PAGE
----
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© 2015

Turing’s Revolution

The Impact of His Ideas about Computability

  • Giovanni Sommaruga
  • Thomas Strahm

Benefits

  • The book is focussing on logic and theoretical computer science

  • Excellent balance of historical, technical and philosophical papers

  • A unique mix of grand old authorities and young high level specialists?

Book

Table of contents

  1. Front Matter
    Pages i-xxiv
  2. Turing and the History of Computability Theory

    1. Front Matter
      Pages 1-1
    2. Martin Davis, Wilfried Sieg
      Pages 3-27
    3. B. Jack Copeland, Giovanni Sommaruga
      Pages 43-101 Open Access
  3. Generalizing Turing Computability Theory

    1. Front Matter
      Pages 103-103
    2. J. V. Tucker, J. I. Zucker
      Pages 127-160
    3. P. D. Welch
      Pages 161-185
    4. Yuri Gurevich
      Pages 187-206
    5. George Barmpalias, Andy Lewis-Pye
      Pages 207-224
    6. L. D. Beklemishev
      Pages 225-270
  4. Philosophical Reflections

    1. Front Matter
      Pages 271-271
    2. Stewart Shapiro
      Pages 283-296
    3. Robert Irving Soare
      Pages 297-310

About this book

Introduction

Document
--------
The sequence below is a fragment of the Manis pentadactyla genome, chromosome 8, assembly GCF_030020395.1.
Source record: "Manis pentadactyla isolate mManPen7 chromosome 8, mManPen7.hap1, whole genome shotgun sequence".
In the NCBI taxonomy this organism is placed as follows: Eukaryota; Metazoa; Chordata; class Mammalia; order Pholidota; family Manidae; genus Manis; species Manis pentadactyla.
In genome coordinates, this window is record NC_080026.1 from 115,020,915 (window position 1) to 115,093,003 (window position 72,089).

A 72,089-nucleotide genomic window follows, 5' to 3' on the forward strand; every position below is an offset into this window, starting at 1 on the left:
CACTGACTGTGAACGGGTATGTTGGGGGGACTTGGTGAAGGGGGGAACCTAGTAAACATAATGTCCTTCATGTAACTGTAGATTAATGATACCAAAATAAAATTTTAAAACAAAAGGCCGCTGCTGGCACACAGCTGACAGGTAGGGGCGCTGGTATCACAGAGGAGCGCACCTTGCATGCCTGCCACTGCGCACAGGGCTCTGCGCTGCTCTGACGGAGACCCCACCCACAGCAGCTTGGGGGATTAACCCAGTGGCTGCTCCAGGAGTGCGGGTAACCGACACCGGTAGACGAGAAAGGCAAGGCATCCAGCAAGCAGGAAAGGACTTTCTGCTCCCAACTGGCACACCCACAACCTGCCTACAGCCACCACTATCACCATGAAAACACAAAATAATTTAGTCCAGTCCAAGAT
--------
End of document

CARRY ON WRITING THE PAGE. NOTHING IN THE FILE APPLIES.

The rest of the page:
This book provides an overview of the confluence of ideas in Turing’s era and work and examines the impact of his work on mathematical logic and theoretical computer science. It combines contributions by well-known scientists on the history and philosophy of computability theory as well as on generalised Turing computability. By looking at the roots and at the philosophical and technical influence of Turing’s work, it is possible to gather new perspectives and new research topics which might be considered as a continuation of Turing’s working ideas well into the 21st century.

The Stored-Program Universal Computer: Did Zuse Anticipate Turing and von Neumann?” is available open access under a Creative Commons Attribution 4.0 International License via link.springer.com

Keywords

Alonzo Church Emil Post computer music generalised computability philosophy of computability

Editors and affiliations

  • Giovanni Sommaruga
    • 1
  • Thomas Strahm
    • 2
  1. 1.Department of Humanities, Social and Political SciencesETH ZurichZurichSwitzerland
  2. 2.Institute of Computer Science and Applied MathematicsUniversity of BernBernSwitzerland

About the editors

Giovanni Sommaruga is Professor for philosopy of logic and mathematics at ETH Zurich, Switzerland. Thomas Strahm is Professor for mathematical logic and theoretical computer science at the University of Berne, Switzerland.

Bibliographic information

Industry Sectors
Finance, Business & Banking

Reviews

“There is a wide variety of content … in this collection about Turing’s ideas and what they meant for mathematics and computer science. … People of all mathematical and computer science backgrounds will find something of interest in this collection. Educators that would like to go deeper into the meaning of computability and algorithms can find material that will set the stage for discussions and research papers on the meaning and impact of the life and work of Alan Turing.” (Charles Ashbacher, MAA Reviews, maa.org, February, 2016)